This week we take some time to admire the indigenous Wild Gardenia (Gardenia thunbergia). With its large white flowers, divine scent and interesting fruit, this forest-dweller is a must-have for that shady spot in the garden.
A quick look at Wild Gardenia:
Latin name | Gardenia thunbergia
Common names | Wild Gardenia, Forest Gardenia, White Gardenia, Witkatjiepiering, Buffelsbal, Kannetjieboom
Family | Rubiaceae
Gardenia thunbergia is a slow-growing, long-lived, evergreen shrub that can reach to 7 m in height. Its glossy green leaves, magnificently fragrant white flowers and decorative woody fruit makes it an excellent garden subject. It works beautifully as a focal plant in a lawn and can also be planted as an informal hedge or shrubbery. If watered regularly and pruned to scale, it makes for a perfect container plant for the patio. It is even suitable for bonsai!
The Wild Gardenia is naturally distributed in evergreen forests and woodland from the Eastern Cape northwards into tropical Africa. Interestingly, Gardenia thunbergia was the first of our native Gardenias to be discovered and collected by early European botanists, and was introduced to the Royal Botanic Gardens, Kew in London in the late 1700s.
The star-shaped flowers make their appearance in summer, from October to March, and fill the garden with a delightful fragrance, especially in the evening. Contrary to many of the other Gardenia species, Wild Gardenia flowers keep their colour and do not fade to yellow as they age on the bush.
The characteristic egg-shaped fruit is hard and woody, and, if not harvested or eaten by large grazers, will remain on the shrub for years. The seed coats are tough enough to be chewed and pass through the gut of an elephant.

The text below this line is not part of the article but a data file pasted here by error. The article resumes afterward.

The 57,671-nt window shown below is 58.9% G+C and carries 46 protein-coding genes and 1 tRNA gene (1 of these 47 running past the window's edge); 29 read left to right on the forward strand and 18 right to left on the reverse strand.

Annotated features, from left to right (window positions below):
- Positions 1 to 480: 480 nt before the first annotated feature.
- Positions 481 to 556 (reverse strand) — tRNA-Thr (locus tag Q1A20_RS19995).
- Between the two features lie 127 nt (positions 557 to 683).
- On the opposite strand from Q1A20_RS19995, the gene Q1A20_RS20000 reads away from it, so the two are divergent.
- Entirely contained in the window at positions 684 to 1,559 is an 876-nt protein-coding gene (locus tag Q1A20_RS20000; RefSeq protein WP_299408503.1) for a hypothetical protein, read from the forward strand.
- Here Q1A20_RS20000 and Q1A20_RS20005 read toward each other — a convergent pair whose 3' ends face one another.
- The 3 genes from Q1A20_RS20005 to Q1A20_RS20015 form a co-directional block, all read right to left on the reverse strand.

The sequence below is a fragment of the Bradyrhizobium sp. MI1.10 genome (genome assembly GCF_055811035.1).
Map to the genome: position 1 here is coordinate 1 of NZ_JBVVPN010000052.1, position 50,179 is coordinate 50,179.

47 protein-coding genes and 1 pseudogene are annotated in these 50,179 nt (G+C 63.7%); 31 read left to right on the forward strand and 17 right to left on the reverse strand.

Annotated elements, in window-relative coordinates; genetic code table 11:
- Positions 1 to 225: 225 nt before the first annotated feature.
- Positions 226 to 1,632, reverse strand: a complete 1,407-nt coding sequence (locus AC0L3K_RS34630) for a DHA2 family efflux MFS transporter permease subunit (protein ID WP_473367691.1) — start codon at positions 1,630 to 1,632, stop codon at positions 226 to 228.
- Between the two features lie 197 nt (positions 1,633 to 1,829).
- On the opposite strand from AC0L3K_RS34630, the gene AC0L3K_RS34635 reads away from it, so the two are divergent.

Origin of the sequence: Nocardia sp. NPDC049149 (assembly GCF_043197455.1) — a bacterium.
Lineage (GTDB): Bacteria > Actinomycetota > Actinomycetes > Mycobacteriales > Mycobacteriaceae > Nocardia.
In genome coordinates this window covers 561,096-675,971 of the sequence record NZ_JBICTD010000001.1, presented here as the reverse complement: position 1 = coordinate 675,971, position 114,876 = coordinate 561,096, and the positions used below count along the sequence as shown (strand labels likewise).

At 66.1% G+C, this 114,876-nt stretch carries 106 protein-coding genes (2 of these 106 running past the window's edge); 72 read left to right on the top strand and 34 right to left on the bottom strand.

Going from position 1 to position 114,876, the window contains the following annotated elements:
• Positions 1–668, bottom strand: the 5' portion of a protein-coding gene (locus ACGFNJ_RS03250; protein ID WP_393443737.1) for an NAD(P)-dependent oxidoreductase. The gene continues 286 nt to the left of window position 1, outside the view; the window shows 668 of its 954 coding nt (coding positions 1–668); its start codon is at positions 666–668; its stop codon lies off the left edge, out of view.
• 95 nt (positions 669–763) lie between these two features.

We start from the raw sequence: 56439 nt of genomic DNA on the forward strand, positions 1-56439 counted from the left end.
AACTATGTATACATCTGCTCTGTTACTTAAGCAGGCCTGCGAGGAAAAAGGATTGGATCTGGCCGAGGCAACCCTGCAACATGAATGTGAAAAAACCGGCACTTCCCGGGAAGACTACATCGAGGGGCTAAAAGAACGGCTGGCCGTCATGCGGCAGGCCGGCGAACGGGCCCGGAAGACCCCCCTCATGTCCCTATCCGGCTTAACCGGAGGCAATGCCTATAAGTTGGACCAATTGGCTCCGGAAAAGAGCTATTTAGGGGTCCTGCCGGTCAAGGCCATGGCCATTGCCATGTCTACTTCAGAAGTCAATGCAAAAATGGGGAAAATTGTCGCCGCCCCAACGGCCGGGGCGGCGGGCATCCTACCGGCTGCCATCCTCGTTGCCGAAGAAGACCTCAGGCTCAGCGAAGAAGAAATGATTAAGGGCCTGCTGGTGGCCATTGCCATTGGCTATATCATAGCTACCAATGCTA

Gardenia thunbergia fruit.
Growing Wild Gardenia
Gardenia thunbergia grows well in sun or semi-shade positions in well-draining, slightly acidic, compost-rich soil. It does best with regular deep watering and appreciates a thick and regular application of mulch. Generally, it needs little pruning but can be pruned after flowering maintain the desired shape.
Wild Gardenia is half-hardy so it should be able to tolerate a little frost, however, young plants will require some protection during winter months.
It is easily propagated from seed, cuttings and truncheons. Sow seed in spring to early summer. Seeds should germinate in 4-6 weeks. Propagating from cuttings can be done at any time of the year (summer is best though). For best results, take actively growing twigs with healthy foliage, place in soil and keep well-watered.
Unless you have an elephant closeby, harvesting the seeds can be quite a laborious task as the fruit coat is very thick and tough to get through. It will be well worth the effort propagating these beautiful indigenous shrubs!